The majority of operations (41) were done in general anaesthesia and five received a spinal anaesthesia. Three of these patients with spinal anaesthesia preferred it and two had cardiopulmonary risk factors for general anaesthesia. The general anaesthesia started with premedication (midazolam 7.5 mg orally) and followed a standard protocol. For induction of total intravenous anaesthesia, propofol (4 mg/kg bodyweight) and fentanyl (0.1 to 0.2 mg/kg bodyweight) were administered intra­venously. If necessary, anaesthesia was prolonged using ramifentanil. Patients reporting pain in the postoperative recovery unit received morphine (5 to 15 mg IV) and metamizole (1 to 2.5 g IV).

The spinal injection was given under local anaesthesia in the skin. The needle position was between lumbar vertebraes 2 - 4. Hyperbaric mepivacain 4% was used.

All patients were treated with a preoperative enema, received an antibiotic prophylaxis (500 mg metronidazole and 1.5 g cefuroxime intravenously) and routine prophylaxis for deep vein thrombosis. The intraoperative placement was in lithotomy position in Trendelenburg. Surgery was performed in standardised procedure: only two experienced surgeons did the operations. The circular anal dilator (CAD) was gently introduced and fixed to the perianal skin with four cardinal sutures. A swab was inserted and pulled outward to visualize the apex of the intussusception. Then 6 sutures (2.0 Polypropylene, Ethicon, Norderstedt, Germany) were placed in parachute- technique. The prolapse was completely pulled out and divided at 3 and 9 o’clock with a linear stapler (Ethicon, Norderstedt, Germany) into an anterior and posterior portion. Then the complete prolapse resection was started anteriorlyat 3 o’clock and 9 o’clock posteriorly via continuous, counter clockwise transections using the curved CONTOUR®TRANSTAR™ stapler (Ethicon, Endo-Surgery, Norderstedt, Germany). The stapler was positioned parallel to the dentate line. After the resection was completed, the neo-rectum and anal mucosa relocated spontaneously. Absorbable monofilament sutures were placed to achieve haemostasis.

The anterior and posterior specimens were opened at the sutures and send to the histo-pathological examination.

2.3. Analgesia and Perioperative Care

After surgery, all patients received the same analgesic drug regimen, which consisted of diclofenac 50 mg orally three times a day and metamizol 500 mg orally four times a day. Furthermore, 5% lidocaine ointment was applied locally. This medication was discontinued if the patient was discharged from the hospital or was pain-free. In addition to this regular baseline analgesia, the following rescue analgesics could beapplied if a patient reported strong pain and requested additional therapy: oxycodone (10 to 20 mg orally, depending on body weight) or piritramide (15 mg intravenously as a slow infusion over 30 min). From the first day after the resection to the end of hospitalization an easily digestible diet was recommended. The thrombotic prophylaxis was given until discharge from the hospital.

2.4. Outcomes

We used the disease-specific PAC-Qol (Patient Assessment of Constipation-Quality of Life) score to assess quality-of-life. Scores were raised in a personal interview in the clinic. The PAC-QoL is composed of 28 items and has been validated in several languages [10] . PAC-QoL items and subscale scores range from 0 (no problems) to 4 (most severe problems).

Length of hospital stay included both pre- and postoperative stay. Complications, recurrence rates and personal data of the patients were documented in a standardized questionnaire.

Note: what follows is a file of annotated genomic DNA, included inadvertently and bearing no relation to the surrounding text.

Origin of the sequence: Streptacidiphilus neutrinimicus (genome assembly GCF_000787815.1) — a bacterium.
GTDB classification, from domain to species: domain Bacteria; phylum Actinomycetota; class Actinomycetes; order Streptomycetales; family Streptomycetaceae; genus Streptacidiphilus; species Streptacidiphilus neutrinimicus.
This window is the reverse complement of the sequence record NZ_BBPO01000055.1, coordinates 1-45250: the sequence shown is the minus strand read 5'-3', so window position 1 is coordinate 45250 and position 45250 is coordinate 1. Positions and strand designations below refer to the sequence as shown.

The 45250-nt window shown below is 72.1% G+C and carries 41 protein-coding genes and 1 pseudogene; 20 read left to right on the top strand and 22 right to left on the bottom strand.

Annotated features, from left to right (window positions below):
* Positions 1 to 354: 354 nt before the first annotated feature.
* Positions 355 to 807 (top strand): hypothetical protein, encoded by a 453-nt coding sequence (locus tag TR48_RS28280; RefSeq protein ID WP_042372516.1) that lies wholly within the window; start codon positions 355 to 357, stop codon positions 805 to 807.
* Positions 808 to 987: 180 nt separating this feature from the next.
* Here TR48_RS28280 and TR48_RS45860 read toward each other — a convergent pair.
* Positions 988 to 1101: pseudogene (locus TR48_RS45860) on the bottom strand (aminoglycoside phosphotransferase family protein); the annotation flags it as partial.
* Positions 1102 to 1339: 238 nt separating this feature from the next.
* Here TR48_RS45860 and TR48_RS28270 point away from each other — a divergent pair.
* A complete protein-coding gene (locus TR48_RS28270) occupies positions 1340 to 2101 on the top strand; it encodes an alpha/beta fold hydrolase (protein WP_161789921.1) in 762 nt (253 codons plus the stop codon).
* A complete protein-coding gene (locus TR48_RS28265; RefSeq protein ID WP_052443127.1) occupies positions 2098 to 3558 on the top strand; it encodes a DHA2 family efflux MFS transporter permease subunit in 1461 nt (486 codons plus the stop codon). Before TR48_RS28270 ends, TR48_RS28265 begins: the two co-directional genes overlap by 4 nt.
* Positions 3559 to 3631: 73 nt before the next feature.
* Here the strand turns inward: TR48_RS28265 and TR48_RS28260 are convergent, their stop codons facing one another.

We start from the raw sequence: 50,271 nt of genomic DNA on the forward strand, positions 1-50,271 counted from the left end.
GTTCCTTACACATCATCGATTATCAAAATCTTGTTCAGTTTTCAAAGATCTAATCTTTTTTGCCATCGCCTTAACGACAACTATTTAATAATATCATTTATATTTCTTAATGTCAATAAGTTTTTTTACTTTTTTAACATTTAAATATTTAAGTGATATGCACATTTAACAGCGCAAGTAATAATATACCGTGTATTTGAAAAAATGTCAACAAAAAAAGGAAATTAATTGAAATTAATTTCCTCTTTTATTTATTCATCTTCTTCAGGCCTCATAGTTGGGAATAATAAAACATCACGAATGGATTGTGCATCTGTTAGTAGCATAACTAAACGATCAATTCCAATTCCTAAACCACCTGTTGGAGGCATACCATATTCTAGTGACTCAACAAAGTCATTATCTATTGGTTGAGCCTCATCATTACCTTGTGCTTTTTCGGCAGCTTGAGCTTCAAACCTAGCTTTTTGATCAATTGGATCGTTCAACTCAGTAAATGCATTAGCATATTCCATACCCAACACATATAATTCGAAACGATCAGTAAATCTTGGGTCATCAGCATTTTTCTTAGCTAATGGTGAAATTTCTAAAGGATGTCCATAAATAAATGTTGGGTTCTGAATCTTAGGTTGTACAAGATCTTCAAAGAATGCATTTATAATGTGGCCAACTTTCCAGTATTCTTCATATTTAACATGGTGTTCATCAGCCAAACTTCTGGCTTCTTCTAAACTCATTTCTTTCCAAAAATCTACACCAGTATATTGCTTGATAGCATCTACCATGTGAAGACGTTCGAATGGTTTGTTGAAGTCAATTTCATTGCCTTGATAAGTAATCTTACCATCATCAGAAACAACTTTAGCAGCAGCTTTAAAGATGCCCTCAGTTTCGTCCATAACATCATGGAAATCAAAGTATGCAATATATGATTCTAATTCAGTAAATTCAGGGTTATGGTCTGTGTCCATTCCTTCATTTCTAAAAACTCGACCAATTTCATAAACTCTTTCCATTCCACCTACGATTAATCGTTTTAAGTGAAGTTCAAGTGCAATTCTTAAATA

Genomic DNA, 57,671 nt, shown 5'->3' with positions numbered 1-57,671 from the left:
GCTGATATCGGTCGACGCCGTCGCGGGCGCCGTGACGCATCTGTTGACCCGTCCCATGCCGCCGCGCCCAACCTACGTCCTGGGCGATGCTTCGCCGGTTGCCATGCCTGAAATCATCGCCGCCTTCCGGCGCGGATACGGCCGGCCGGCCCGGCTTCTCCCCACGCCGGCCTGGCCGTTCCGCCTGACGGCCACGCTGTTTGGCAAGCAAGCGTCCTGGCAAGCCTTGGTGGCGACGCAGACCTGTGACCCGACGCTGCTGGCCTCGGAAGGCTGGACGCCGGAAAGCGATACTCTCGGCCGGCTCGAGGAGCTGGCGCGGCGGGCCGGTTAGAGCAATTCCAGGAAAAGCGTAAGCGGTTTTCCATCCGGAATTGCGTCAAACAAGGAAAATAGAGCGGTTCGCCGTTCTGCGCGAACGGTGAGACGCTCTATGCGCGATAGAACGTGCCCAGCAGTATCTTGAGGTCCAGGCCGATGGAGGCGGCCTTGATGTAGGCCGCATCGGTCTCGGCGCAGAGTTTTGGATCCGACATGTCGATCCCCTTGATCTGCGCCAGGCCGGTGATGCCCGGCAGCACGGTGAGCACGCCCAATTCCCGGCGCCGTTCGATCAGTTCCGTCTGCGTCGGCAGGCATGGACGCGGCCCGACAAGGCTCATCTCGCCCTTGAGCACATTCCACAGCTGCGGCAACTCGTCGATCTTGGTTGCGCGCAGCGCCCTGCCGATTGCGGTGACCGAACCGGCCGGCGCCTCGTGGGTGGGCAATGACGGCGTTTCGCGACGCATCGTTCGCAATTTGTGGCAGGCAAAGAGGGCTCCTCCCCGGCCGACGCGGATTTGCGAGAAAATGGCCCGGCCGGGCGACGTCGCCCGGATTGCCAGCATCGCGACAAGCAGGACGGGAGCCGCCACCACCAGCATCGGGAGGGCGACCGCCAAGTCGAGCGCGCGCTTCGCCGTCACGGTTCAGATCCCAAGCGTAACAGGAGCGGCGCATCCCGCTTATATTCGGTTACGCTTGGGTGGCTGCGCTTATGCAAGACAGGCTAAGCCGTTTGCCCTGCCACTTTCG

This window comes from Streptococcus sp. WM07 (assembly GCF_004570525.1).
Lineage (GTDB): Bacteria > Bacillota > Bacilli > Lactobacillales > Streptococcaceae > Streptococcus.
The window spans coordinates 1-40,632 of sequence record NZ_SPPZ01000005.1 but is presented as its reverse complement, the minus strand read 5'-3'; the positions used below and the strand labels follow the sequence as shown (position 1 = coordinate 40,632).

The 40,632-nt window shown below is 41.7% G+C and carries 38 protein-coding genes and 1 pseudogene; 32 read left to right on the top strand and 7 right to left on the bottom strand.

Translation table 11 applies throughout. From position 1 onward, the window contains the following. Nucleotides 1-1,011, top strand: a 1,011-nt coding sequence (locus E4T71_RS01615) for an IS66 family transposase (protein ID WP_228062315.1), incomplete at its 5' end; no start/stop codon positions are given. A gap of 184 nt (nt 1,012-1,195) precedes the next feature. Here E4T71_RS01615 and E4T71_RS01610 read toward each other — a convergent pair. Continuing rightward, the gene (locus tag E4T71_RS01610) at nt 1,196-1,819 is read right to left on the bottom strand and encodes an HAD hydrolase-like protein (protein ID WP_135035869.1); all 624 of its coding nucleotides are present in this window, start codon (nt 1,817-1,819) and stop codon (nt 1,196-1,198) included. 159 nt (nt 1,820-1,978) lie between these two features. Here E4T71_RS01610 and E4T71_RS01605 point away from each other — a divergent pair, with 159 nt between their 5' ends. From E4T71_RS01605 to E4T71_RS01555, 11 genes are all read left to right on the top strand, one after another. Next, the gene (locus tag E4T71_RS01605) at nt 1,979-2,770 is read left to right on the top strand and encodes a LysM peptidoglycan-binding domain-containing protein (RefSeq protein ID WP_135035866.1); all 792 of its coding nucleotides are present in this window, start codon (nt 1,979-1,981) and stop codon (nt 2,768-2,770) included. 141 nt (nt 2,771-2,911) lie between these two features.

2.5. Statistical Analysis

Differences between time points were compared by applying Student’s t test for paired observations. The sample was then subdivided into two subgroups according to the median length of specimen. The two groups were compared by Student’s t test for independent observations. Significance was defined as a p-value of <0.05. Due to the explorative character of the study, no adjustment for multiple statistical testing was employed. Data are presented as means ± standard deviations unless stated differently.

3. Results

The majority of the patients were female (91%), mean age 66 ± 17 years with a mean body mass index (BMI) of 28 ± 4 kg/m2. As comorbidities 13 patients had a hypertony, 4 a diabetes mellitus typ II, 4 suffered from COPD, one had a morbus Parkinson and suffered from depression (see Table 1). The day when the patients came in the hospital all received a defecography. In 80% we found an anterior rectocele and all this patients suffered from ODS. In 85% a rectumprolaps stadium II could be seen in the defecography and in 15% an external prolapse (stadium III) could be documented. 5 patients described a fecal incontinence stadium III and 3 had fecal incontinence stadium II. Only 2 female patients described also an urinary incontinence.

Table 1. Baseline and operative data of 46 patients with ODS.

The mean PAC-Qol score at baseline was increased (see Table 2). Overall, PAC-QoL scores improved considerably after surgery. Two years after surgery the mean scores were still significantly decrease to baseline (p < 0.001) and were not significantly increased in comparison to the one year results. But an increased tendency could be stated. After subdividing the cohort into patients with longer and shorter specimen length, these two subgroups were compared, but no significant difference was found. The 26 patients with a specimen length of 6 cm or more had a preoperative PAC-QoL score of 2.0 (SD 0.3), whereas the 20 patients with a resected specimen shorter than 6 cm had a score of 1.9 (0.3). This baseline variable revealed no significance (p = 0.42). Postoperative PAC-QoL scores are shown in Figure 1, but again both subgroups showed very similar courses (p = 0.62 after 12 months, p = 0.84 after 24 months). Furthermore, length of hospital stay was similar in both groups: 8.1 (1.5) versus 8.7 (3.5) in patients with more and less extended resection (p = 0.48).